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Byron Bay-based tiny home builders, Little Byron , have unveiled a gorgeous tiny home design that not only has an ingenious living and sleeping area, but also includes an open air bar area. The Banjo tiny home is just 23 feet long and 8 feet wide, but its breathtaking, space-efficient design makes it seems so much bigger. The stunning time home on wheels was built for one of Little Bryon’s clients who was looking to have a guest home on their property for visitors, but ultimately had plans to move into the beautiful space down the road when her children left the nest. Related: This gorgeous tiny home features a greenhouse and wooden pergola The tiny home is a beautiful design that pays homage to typical tiny home practicality, namely natural light. The home is built with an abundance of windows that really open up the space, creating a vibrant, healthy interior space. Not only are there large operable windows in just about every corner of the home, including the bedrooms and bathroom, but there is a massive window in the middle of the living space that opens outward. Definitely at the heart of the home, the farmhouse-style kitchen is where the design really shines. With plenty of storage space in the form of open shelving under and above the counterspace, the kitchen is both functional and beautiful. On the other side of the kitchen is the dining area. Instead of the typical window ledge, a small table top was installed to create a dining or work area. The large window swings open horizontally to provide a wide open space that not only brings in more natural light and air, but really connects the interior to the exterior. The rest of the home and its interior design is equally as sophisticated. White walls and wooden flooring and trim give the home a fresh, modern vibe. A double height ceiling also opens the interior space, while providing room for a sleeping loft on one side of the home, accessible by ladder. The living space is a space-efficient design that sees the living room pulling double duty as a comfy lounge and bedroom. The very unique bunk-bed design sees the living room, with a small sofa, suspended off the ground floor on a wooden platform. Below the space is the master bedroom, which has enough space for a queen-sized bed. + Little Byron Via Tiny House Talk Images via Little Byron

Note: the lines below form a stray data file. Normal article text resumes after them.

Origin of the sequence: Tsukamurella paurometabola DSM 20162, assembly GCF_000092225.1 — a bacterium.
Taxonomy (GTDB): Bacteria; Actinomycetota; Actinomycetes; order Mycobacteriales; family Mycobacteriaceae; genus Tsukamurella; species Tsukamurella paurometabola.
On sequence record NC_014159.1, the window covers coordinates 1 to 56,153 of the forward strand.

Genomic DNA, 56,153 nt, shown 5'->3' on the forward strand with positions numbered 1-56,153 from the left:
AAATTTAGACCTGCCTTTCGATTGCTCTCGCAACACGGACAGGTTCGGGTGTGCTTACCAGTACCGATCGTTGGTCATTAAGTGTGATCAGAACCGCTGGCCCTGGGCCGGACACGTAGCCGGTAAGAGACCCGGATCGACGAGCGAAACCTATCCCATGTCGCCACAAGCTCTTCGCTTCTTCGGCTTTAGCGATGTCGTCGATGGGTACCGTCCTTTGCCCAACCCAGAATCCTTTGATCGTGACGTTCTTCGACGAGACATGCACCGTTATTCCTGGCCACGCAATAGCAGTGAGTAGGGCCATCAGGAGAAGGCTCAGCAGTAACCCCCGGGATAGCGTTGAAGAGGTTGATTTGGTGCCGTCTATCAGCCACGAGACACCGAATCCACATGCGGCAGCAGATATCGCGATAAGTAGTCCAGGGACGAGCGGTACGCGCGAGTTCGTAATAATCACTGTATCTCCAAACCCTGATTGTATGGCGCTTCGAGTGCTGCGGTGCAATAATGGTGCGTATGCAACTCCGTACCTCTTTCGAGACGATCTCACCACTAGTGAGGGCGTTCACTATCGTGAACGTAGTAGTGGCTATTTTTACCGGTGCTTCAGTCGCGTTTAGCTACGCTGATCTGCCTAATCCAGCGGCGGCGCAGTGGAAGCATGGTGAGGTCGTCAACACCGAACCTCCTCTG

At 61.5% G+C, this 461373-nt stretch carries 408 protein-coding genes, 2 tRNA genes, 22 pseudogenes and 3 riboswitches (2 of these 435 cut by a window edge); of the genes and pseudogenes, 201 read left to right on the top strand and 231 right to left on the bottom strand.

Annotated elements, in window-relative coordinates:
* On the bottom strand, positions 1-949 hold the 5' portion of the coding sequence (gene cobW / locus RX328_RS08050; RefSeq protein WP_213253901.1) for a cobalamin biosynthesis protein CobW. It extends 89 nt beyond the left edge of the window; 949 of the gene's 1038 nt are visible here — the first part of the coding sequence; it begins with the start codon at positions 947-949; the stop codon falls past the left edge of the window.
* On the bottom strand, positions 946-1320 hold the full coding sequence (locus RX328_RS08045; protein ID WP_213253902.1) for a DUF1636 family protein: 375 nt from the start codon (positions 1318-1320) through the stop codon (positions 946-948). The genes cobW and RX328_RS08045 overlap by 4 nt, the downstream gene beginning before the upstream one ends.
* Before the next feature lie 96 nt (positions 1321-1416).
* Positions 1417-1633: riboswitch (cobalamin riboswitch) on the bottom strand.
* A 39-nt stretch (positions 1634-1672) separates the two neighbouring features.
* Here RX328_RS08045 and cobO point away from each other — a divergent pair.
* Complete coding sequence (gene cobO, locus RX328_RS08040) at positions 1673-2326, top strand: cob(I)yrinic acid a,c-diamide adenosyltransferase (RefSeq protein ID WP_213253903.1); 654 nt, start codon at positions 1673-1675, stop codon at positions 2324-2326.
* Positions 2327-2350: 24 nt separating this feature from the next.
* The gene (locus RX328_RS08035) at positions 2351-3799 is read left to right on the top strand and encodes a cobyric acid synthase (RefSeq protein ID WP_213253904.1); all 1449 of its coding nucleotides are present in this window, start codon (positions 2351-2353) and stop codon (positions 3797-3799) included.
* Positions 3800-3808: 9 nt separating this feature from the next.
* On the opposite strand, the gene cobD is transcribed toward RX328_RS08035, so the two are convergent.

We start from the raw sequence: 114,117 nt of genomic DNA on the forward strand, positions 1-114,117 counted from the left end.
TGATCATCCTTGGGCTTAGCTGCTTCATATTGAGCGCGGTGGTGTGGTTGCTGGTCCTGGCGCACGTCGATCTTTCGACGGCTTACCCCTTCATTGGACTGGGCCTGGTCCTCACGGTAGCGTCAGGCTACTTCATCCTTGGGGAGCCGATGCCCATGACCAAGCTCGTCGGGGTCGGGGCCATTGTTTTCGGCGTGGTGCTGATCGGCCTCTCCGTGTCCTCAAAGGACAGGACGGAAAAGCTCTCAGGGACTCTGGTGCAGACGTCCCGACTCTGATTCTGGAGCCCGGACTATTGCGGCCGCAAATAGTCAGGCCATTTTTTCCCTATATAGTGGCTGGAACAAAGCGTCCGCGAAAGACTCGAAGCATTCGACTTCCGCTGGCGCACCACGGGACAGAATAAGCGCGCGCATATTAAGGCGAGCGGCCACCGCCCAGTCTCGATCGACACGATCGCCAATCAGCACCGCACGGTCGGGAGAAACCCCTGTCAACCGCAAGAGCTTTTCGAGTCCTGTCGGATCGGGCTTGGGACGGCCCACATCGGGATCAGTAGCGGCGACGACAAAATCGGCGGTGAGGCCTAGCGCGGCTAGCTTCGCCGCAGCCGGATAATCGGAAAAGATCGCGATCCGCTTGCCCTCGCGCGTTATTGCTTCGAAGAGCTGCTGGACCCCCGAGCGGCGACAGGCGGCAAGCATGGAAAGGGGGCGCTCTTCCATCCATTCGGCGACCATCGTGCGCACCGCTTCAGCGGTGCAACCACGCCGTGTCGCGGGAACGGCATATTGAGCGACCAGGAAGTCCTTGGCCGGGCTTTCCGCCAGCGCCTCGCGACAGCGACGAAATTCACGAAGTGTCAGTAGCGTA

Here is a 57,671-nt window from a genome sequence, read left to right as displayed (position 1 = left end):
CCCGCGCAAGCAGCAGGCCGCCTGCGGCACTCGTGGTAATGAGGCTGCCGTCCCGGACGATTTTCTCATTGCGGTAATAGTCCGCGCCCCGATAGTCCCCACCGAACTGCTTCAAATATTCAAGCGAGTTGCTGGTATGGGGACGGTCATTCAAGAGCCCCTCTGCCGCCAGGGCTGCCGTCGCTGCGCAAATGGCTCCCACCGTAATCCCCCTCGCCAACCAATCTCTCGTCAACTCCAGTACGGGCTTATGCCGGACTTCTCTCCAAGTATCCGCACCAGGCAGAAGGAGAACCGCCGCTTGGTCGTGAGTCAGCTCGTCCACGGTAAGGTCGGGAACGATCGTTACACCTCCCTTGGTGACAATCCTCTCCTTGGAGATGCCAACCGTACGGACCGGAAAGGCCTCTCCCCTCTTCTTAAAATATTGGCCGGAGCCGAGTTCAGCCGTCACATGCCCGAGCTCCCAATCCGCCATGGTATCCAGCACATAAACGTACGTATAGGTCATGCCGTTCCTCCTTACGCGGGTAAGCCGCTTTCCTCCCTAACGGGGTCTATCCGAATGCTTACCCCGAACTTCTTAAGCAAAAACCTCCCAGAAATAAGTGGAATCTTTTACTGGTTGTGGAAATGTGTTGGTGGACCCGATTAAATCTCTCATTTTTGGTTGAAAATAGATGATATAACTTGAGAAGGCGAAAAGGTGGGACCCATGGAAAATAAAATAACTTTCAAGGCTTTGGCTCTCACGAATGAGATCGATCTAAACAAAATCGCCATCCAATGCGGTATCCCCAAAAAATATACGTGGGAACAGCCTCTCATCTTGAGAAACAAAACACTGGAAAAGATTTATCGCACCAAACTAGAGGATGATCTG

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Stunning boho-style tiny house comes with open-air bar

Spectacular installation in London turns scaffolding planks into sculpture

October 4, 2019 by